Books: Tale of sensitive sniper in the IRA is off target
Book review: A Mad And Wonderful Thing, Mark Mulholland
The best way to approach a book is without expectation. That way, you're never disappointed when it fails to live up to the hype. Sadly, that's not how modern publishing works. Every new novel is garlanded with extravagant praise from publishers and publicists.
Mark Mulholland's debut effort is a case in point. Here's a new novel from an Irish writer, based in France, about a young man growing up and falling in love in a border town who also happens to be a secret IRA sniper.
Advance copies were sent out with the following recommendation: "I have never, as an editor and publisher, come across a debut novel that has excited me so much as the one you now hold in your hand ... This novel will defy your expectations and will entrance you with the scope of its vision and beauty of its language."
That's some eulogy. Before even beginning page one, therefore, the dial on the anticipation-o-meter had already shot up to 11.
Any novel would struggle not to fall short after such an introduction and this one simply isn't substantial enough to keep its end of that bargain.
Johnny Donnelly is a textbook example of a familiar literary archetype, the sensitive gunman. He quotes Plato. He organises cello recitals for a colleague on his retirement.
His former teacher, who also happens to be his IRA handler, tells Johnny he was his finest pupil in 40 years, "the one light in the dark".
Well, of course he was.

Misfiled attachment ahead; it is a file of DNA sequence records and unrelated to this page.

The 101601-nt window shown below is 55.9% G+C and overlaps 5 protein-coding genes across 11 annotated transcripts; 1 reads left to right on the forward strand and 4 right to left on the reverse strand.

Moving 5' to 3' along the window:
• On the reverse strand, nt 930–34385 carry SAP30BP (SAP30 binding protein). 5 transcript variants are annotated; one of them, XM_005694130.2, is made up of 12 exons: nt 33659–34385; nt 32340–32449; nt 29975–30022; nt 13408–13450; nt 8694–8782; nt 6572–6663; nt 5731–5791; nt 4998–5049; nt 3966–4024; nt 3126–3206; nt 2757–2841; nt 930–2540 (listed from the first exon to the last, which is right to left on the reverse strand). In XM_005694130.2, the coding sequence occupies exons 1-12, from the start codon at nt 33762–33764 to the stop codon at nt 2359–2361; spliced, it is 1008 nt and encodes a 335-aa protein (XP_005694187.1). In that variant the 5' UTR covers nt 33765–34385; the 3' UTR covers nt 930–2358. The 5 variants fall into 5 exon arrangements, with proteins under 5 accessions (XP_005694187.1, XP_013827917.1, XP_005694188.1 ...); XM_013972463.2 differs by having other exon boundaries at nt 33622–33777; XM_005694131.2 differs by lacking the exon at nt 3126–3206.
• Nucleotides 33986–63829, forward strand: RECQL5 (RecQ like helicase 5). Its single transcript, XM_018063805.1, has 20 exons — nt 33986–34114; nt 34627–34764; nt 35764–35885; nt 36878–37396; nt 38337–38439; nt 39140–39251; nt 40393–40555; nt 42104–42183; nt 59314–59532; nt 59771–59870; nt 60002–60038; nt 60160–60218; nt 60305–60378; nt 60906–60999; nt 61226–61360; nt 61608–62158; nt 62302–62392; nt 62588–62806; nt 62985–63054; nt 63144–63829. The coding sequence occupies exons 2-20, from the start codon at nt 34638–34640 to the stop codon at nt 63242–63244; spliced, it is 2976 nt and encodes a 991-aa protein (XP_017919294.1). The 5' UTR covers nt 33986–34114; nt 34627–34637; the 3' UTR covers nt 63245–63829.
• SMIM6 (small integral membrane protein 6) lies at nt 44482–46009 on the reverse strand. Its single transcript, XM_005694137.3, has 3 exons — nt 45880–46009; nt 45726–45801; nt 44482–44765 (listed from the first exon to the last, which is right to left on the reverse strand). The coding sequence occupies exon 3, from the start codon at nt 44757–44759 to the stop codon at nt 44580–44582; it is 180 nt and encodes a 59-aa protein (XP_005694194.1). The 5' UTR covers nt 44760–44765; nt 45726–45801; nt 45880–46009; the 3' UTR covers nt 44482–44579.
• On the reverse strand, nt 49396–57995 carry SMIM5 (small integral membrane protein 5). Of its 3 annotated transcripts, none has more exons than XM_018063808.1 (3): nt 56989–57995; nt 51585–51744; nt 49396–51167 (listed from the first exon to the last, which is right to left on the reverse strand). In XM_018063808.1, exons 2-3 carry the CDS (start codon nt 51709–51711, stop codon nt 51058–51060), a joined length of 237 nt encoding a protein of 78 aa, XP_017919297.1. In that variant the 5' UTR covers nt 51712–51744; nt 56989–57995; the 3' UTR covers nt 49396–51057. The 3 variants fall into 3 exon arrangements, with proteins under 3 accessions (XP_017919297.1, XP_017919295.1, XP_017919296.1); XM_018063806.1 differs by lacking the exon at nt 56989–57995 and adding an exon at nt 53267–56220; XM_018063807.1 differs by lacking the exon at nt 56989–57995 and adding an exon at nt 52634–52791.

Johnny also appears to be sexually irresistible to every woman in Ireland, who all fling themselves at his brooding body. He is, in short, an adolescent male fantasy, whose love for Cora, presented here as if it was so intense it makes Romeo and Juliet look like a passing infatuation, never feels real.
Inevitably, there is tragedy. This is a Troubles novel, after all. The apparent intention, as always in such fiction, is to explore that perennial question: why do good men do bad things? But it doesn't really. There are a few perfunctory discussions of the justification for violence, but they don't add up to anything approaching the philosophical examination of recent Irish history, which Mulholland appears to believe them to be.
The final few chapters, as Johnny undergoes an implausible semi-epiphany and sets out to do the right thing, are quite tense, but by then it's too late.
Worse, the good work is undone by a final chapter, which has to be one of the most ludicrous ever committed to print in a supposedly serious novel.
No spoilers, but what were Mulholland and his editors thinking?